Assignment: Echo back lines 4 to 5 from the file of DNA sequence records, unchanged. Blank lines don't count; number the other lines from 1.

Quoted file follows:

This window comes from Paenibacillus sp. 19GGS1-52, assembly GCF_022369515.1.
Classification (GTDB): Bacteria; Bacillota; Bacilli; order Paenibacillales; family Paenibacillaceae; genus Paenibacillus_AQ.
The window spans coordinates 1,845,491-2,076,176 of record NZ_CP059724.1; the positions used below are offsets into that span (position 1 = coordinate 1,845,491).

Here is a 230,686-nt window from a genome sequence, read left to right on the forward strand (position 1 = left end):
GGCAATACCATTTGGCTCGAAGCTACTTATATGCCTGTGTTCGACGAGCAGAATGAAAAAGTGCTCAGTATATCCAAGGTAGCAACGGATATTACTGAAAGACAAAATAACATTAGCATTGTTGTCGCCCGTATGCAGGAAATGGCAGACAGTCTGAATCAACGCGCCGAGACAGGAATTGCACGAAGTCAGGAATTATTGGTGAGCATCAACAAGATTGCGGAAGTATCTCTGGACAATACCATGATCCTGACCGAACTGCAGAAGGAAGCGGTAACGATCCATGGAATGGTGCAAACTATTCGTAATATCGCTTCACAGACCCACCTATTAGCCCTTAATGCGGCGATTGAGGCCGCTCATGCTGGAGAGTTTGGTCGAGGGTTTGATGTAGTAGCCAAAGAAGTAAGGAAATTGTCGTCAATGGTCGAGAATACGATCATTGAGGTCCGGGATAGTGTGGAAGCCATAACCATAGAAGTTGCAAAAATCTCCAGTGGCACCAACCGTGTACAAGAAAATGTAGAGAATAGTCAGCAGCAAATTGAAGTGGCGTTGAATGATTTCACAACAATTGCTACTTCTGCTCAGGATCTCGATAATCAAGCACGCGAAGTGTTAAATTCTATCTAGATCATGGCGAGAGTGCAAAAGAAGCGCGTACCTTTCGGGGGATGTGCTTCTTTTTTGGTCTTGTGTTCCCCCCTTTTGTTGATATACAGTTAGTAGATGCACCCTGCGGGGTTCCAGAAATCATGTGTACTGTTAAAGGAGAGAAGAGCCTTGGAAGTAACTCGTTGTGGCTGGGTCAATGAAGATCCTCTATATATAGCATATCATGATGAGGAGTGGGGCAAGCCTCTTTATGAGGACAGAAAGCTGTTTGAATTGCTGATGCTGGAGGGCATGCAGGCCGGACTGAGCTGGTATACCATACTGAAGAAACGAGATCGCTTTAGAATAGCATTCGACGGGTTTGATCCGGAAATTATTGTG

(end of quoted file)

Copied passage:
Here is a 230,686-nt window from a genome sequence, read left to right on the forward strand (position 1 = left end):
GGCAATACCATTTGGCTCGAAGCTACTTATATGCCTGTGTTCGACGAGCAGAATGAAAAAGTGCTCAGTATATCCAAGGTAGCAACGGATATTACTGAAAGACAAAATAACATTAGCATTGTTGTCGCCCGTATGCAGGAAATGGCAGACAGTCTGAATCAACGCGCCGAGACAGGAATTGCACGAAGTCAGGAATTATTGGTGAGCATCAACAAGATTGCGGAAGTATCTCTGGACAATACCATGATCCTGACCGAACTGCAGAAGGAAGCGGTAACGATCCATGGAATGGTGCAAACTATTCGTAATATCGCTTCACAGACCCACCTATTAGCCCTTAATGCGGCGATTGAGGCCGCTCATGCTGGAGAGTTTGGTCGAGGGTTTGATGTAGTAGCCAAAGAAGTAAGGAAATTGTCGTCAATGGTCGAGAATACGATCATTGAGGTCCGGGATAGTGTGGAAGCCATAACCATAGAAGTTGCAAAAATCTCCAGTGGCACCAACCGTGTACAAGAAAATGTAGAGAATAGTCAGCAGCAAATTGAAGTGGCGTTGAATGATTTCACAACAATTGCTACTTCTGCTCAGGATCTCGATAATCAAGCACGCGAAGTGTTAAATTCTATCTAGATCATGGCGAGAGTGCAAAAGAAGCGCGTACCTTTCGGGGGATGTGCTTCTTTTTTGGTCTTGTGTTCCCCCCTTTTGTTGATATACAGTTAGTAGATGCACCCTGCGGGGTTCCAGAAATCATGTGTACTGTTAAAGGAGAGAAGAGCCTTGGAAGTAACTCGTTGTGGCTGGGTCAATGAAGATCCTCTATATATAGCATATCATGATGAGGAGTGGGGCAAGCCTCTTTATGAGGACAGAAAGCTGTTTGAATTGCTGATGCTGGAGGGCATGCAGGCCGGACTGAGCTGGTATACCATACTGAAGAAACGAGATCGCTTTAGAATAGCATTCGACGGGTTTGATCCGGAAATTATTGTG